Tag archives: natural marriage

FRC Files Amicus Brief in Michigan Same-Sex Marriage Case

by Chris Gacek

May 15, 2014

There seem to be more legal challenges to state laws proclaiming natural marriage than there are stars in the sky. One of these, DeBoer v. Snyder, arises out of Michigan. In DeBoer, a federal district court declared Michigan’s natural marriage definition to be unconstitutional.  The decision was appealed by Michigan to the U.S. Court of Appeals for the Sixth Circuit, and the Family Research Council has filed a friend of the court brief in this appeal.  The brief was written by Paul Linton, a highly regarded constitutional appellate attorney, who submitted the brief on FRC’s behalf last week on May 9th.

The amicus brief focuses on two general arguments.  First, it maintains that the Due Process Clause of the Fourteenth Amendment of the U.S. Constitution does not create a fundamental right to marry a person of the same sex. Second, Michigan’s definition of marriage is reasonably related several legitimate state interests, most notably, its promotion of responsible procreation. Thus, Michigan marriage law satisfies the “rational-basis” review required by constitutional equal protection analysis.  For these reasons, the district court’s decision should be reversed.

Mozilla is Watching

by Travis Weber

April 4, 2014

You’d think there was rumor of treason and conspiracy when it was recently “uncovered” that Mozilla co-founder Brendan Eich had donated some money to the 2008 Prop 8 campaign run in California in support of natural marriage. You’d think Mr. Eich had just been convicted of a felony when he was then subjected to protests on Twitter as employees demanded he step down for committing this crime … the “crime” of thinking differently. Three Mozilla board members quit in protest. Even dating site OKCupid was so put off by this offense against democracy that it could not resist interjecting itself from outside the situation and spending its corporate capital discouraging users attempting to access its site through Firefox, claiming: “Those who seek to deny love and instead enforce misery, shame, and frustration are our enemies, and we wish them nothing but failure.” Aside from the malice of such a response, it embodies Soviet-era government monitoring more than an America founded with civil liberties at its core. Ultimately, Mr. Eich “chose” to resign. All these parties should be ashamed of their role in a democracy valuing civil liberties such as free speech and freedom of expression. Educating Americans on the importance of free speech should not be necessary in 2014, yet it somehow seems to be.

Thankfully, there are still those, who, regardless of political views, recognize the value of free speech, free thought, and free debate in a free society. Thankfully, even folks who disagree with Mr. Eich’s position on this issue recognize the importance of protecting freedom of speech and expression for all, regardless of viewpoint. Andrew Sullivan, a gay writer and same-sex marriage supporter, writes: “The whole episode disgusts me – as it should disgust anyone interested in a tolerant and diverse society.” Business Insider’s Jim Edward says: “At the heart of the move is a fundamental contradiction: Eich’s foes disapproved of Eich’s intolerance for LGBT people. But in the end they could not tolerate Eich’s opinions, which for years he kept private and, by all accounts, did not bring into the workplace. The “tolerant” were not tolerant enough of a man they considered intolerant, even though he had tolerated them for about 15 years, in other words.”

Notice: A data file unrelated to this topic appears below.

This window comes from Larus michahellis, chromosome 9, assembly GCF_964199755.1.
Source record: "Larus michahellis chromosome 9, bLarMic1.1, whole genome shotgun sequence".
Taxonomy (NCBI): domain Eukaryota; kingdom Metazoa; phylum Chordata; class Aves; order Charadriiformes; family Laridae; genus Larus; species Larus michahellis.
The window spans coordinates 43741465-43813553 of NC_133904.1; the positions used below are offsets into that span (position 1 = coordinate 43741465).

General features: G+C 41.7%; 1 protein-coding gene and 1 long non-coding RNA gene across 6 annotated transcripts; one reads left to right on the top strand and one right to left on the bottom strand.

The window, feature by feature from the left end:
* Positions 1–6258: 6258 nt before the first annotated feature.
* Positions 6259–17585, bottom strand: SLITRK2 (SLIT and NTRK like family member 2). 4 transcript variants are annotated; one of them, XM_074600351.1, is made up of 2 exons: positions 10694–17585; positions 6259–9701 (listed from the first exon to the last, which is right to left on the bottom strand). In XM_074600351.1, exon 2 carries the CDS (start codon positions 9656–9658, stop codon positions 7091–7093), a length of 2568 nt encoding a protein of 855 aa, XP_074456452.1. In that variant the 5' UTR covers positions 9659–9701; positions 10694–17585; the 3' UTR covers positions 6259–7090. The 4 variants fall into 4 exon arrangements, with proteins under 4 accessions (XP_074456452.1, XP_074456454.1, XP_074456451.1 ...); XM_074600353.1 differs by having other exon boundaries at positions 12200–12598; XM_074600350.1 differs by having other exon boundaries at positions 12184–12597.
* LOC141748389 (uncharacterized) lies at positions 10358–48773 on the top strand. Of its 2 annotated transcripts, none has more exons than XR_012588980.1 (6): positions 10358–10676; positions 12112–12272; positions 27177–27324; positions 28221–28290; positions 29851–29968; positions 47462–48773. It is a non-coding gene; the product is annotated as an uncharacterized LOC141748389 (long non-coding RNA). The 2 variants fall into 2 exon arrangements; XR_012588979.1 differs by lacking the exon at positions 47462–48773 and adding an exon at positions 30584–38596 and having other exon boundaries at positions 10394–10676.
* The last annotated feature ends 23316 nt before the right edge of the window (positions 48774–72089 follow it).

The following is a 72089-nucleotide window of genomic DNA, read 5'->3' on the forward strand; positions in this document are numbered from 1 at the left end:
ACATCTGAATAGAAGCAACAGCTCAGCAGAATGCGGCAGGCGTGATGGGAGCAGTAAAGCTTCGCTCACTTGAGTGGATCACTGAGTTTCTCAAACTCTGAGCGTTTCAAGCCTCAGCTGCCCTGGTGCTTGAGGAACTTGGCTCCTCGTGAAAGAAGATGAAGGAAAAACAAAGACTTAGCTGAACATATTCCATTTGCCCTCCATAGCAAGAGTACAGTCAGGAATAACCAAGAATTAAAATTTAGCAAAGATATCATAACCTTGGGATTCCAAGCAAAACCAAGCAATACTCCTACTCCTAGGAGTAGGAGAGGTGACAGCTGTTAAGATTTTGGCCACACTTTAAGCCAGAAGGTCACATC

Mozilla seems downright confused about these concepts of free speech rights and equality: in an online posting, the company writes: “Mozilla believes both in equality and freedom of speech.” Except when that speech takes a certain view. “Equality is necessary for meaningful speech. And you need free speech to fight for equality.” But you can’t have free speech when you censor certain views. “Our organizational culture reflects diversity and inclusiveness.” Except, it would seem, when employees hold a certain view. “We welcome contributions from everyone regardless of age, culture, ethnicity, gender, gender-identity, language, race, sexual orientation, geographical location and religious views. Mozilla supports equality for all.” Actually, it would appear Mozilla does not. “We have employees with a wide diversity of views.” Yet soon, if its practices of firing those who disagree continue, Mozilla will not. “[O]our mission will always be to make the Web more open so that humanity is stronger, more inclusive and more just: that’s what it means to protect the open Web.” And so, by its own words and actions, Mozilla supports an open web but not an open workplace.

It is sad that employees of such an innovative company, who are doubtless intelligent, are so incapable of grasping such basis concepts of civil liberties and free speech. Ironically, despite the finger pointing at “anti-gay moralizers,” supporters of hounding those of opposing views out of their positions are making a statement about their “moral superiority” in doing so. It’s one thing to critique the merits of someone’s view. It’s another to critique the fact that they have that view, and punish them for having it. The former is American. The latter is Orwellian.

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